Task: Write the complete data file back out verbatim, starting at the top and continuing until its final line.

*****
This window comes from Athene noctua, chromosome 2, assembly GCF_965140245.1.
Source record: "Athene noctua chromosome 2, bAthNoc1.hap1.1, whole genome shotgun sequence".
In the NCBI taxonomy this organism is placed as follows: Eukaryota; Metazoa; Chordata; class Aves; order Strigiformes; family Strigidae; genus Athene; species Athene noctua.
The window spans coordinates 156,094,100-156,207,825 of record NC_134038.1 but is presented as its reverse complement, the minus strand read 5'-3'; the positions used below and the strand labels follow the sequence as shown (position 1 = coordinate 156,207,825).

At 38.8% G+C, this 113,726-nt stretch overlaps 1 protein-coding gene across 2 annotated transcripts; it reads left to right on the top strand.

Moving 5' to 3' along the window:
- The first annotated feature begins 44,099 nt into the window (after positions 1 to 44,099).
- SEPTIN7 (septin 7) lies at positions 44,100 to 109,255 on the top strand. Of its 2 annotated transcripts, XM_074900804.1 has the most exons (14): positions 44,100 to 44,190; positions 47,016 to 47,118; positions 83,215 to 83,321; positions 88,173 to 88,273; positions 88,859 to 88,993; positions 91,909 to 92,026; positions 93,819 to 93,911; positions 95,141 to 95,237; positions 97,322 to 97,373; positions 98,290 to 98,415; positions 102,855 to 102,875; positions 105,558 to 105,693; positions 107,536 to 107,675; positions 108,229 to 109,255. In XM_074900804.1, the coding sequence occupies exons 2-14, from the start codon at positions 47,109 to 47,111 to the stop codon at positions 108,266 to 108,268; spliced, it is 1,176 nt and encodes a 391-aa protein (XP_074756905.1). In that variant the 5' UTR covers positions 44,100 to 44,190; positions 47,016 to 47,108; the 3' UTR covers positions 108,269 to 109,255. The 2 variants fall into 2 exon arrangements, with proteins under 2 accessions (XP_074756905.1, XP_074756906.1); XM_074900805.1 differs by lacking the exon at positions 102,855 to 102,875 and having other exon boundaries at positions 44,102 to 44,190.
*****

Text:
This window comes from Athene noctua, chromosome 2, assembly GCF_965140245.1.
Source record: "Athene noctua chromosome 2, bAthNoc1.hap1.1, whole genome shotgun sequence".
In the NCBI taxonomy this organism is placed as follows: Eukaryota; Metazoa; Chordata; class Aves; order Strigiformes; family Strigidae; genus Athene; species Athene noctua.
The window spans coordinates 156,094,100-156,207,825 of record NC_134038.1 but is presented as its reverse complement, the minus strand read 5'-3'; the positions used below and the strand labels follow the sequence as shown (position 1 = coordinate 156,207,825).

At 38.8% G+C, this 113,726-nt stretch overlaps 1 protein-coding gene across 2 annotated transcripts; it reads left to right on the top strand.

Moving 5' to 3' along the window:
- The first annotated feature begins 44,099 nt into the window (after positions 1 to 44,099).
- SEPTIN7 (septin 7) lies at positions 44,100 to 109,255 on the top strand. Of its 2 annotated transcripts, XM_074900804.1 has the most exons (14): positions 44,100 to 44,190; positions 47,016 to 47,118; positions 83,215 to 83,321; positions 88,173 to 88,273; positions 88,859 to 88,993; positions 91,909 to 92,026; positions 93,819 to 93,911; positions 95,141 to 95,237; positions 97,322 to 97,373; positions 98,290 to 98,415; positions 102,855 to 102,875; positions 105,558 to 105,693; positions 107,536 to 107,675; positions 108,229 to 109,255. In XM_074900804.1, the coding sequence occupies exons 2-14, from the start codon at positions 47,109 to 47,111 to the stop codon at positions 108,266 to 108,268; spliced, it is 1,176 nt and encodes a 391-aa protein (XP_074756905.1). In that variant the 5' UTR covers positions 44,100 to 44,190; positions 47,016 to 47,108; the 3' UTR covers positions 108,269 to 109,255. The 2 variants fall into 2 exon arrangements, with proteins under 2 accessions (XP_074756905.1, XP_074756906.1); XM_074900805.1 differs by lacking the exon at positions 102,855 to 102,875 and having other exon boundaries at positions 44,102 to 44,190.